Mandated Natural Hazard Disclosures for your Transaction ~ Order Third Party Disclosures (Don't take a Seller's word for it)
Without the various natural hazards that occur in California such as earthquakes, floods, fires it’s unlikely we would have the great number of disclosure requirements we have today in our state.
But what started it all? How long have we had disclosure?
The San Fernando earthquake which occurred in February 1971 is the reason we have disclosure. The magnitude 6.6 quake claimed 65 lives and caused severe damage to infrastructure including the destruction of two hospitals and the near collapse of Lower Van Norman Dam. As a result of the earthquake, building codes were strengthened and the Alquist-Priolo Special Study Zone Act (later renamed Earthquake Fault Zone Act) passed in 1972.
Earthquake Fault Zones represent mapped zones adjacent to active faults. The Alquist-Priolo Earthquake Fault Zoning Act's main purpose is to prevent the construction of buildings used for human occupancy on the surface trace of active faults. The Act only addresses the hazard of surface fault rupture and is not directed toward other earthquake hazards.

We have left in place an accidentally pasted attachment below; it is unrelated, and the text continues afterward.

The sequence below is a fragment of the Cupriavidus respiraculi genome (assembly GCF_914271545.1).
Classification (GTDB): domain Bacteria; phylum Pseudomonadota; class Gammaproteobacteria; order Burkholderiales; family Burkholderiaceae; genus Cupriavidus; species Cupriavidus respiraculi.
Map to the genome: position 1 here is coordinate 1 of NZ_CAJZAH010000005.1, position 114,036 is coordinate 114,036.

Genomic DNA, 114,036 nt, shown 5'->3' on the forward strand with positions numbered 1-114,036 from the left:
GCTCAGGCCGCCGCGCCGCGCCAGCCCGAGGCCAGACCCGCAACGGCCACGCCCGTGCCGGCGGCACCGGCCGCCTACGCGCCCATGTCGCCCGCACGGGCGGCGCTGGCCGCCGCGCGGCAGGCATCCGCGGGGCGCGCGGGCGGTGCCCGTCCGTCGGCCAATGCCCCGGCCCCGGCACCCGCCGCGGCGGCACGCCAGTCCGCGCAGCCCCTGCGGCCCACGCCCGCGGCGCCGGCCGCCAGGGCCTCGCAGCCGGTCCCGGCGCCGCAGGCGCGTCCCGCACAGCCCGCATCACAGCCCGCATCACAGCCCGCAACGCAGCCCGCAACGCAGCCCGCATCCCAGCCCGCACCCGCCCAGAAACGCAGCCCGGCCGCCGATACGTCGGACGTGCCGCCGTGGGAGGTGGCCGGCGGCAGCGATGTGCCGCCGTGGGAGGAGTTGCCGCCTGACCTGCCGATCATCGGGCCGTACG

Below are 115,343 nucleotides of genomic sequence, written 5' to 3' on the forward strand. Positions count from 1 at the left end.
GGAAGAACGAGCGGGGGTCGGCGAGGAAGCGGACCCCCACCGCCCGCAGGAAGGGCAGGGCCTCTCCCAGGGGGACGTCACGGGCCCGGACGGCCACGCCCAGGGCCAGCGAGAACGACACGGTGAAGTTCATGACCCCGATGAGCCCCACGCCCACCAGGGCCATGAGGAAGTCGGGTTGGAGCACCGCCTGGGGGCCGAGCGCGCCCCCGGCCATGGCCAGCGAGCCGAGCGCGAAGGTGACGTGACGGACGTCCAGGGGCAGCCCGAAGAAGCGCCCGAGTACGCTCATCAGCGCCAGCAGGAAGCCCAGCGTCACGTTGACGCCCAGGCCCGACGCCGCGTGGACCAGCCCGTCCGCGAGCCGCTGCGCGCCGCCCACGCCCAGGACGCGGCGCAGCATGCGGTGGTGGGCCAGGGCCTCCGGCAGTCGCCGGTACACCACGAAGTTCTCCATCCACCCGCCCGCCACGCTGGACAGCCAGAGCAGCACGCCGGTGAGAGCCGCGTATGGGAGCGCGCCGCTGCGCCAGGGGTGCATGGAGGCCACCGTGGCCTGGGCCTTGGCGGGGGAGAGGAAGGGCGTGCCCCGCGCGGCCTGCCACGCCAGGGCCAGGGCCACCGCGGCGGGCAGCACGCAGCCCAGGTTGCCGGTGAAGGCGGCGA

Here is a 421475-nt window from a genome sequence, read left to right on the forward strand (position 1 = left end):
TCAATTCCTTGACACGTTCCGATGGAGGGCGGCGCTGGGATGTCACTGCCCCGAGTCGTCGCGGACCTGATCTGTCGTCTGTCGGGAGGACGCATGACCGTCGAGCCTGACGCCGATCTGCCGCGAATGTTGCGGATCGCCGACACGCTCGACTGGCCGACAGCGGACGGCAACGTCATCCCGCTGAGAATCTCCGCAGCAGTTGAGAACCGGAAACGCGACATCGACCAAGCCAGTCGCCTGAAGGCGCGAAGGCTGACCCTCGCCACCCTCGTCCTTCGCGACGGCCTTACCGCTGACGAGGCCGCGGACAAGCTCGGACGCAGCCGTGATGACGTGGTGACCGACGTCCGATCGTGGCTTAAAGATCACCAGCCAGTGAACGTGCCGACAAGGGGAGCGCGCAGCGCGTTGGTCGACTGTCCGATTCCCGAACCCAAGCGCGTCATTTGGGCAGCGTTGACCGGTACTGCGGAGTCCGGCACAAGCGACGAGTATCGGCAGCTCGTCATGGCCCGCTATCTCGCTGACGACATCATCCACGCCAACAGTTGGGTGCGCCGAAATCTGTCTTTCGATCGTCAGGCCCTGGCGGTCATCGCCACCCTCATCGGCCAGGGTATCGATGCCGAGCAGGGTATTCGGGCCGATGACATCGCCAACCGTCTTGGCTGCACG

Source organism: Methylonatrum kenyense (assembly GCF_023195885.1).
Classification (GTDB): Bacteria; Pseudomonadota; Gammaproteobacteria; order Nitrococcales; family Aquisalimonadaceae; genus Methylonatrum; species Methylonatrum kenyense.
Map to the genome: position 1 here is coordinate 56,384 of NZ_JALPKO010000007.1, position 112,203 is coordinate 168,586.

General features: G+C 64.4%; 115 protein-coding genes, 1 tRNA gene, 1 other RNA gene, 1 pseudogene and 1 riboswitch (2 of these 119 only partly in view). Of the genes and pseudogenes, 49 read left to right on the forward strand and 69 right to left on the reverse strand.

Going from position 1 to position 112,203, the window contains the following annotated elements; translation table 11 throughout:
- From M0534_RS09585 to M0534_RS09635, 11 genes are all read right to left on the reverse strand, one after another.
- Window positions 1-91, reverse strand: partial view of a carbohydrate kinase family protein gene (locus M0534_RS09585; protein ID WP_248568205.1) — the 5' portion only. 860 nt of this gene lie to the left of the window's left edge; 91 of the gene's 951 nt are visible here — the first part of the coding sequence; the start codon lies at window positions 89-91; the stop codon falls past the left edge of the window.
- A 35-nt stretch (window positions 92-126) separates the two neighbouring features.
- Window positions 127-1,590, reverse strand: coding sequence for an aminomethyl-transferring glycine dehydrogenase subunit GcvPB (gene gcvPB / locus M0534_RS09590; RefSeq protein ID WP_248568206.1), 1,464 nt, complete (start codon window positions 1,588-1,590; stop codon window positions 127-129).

If a property is within an Earthquake Fault Zone, it means that an active fault is present within the zone and the fault may pose a risk of surface rupture to existing or future structures.
Ted Stephanos of blueNHD is a frequent guest on Kapowich on Real Estate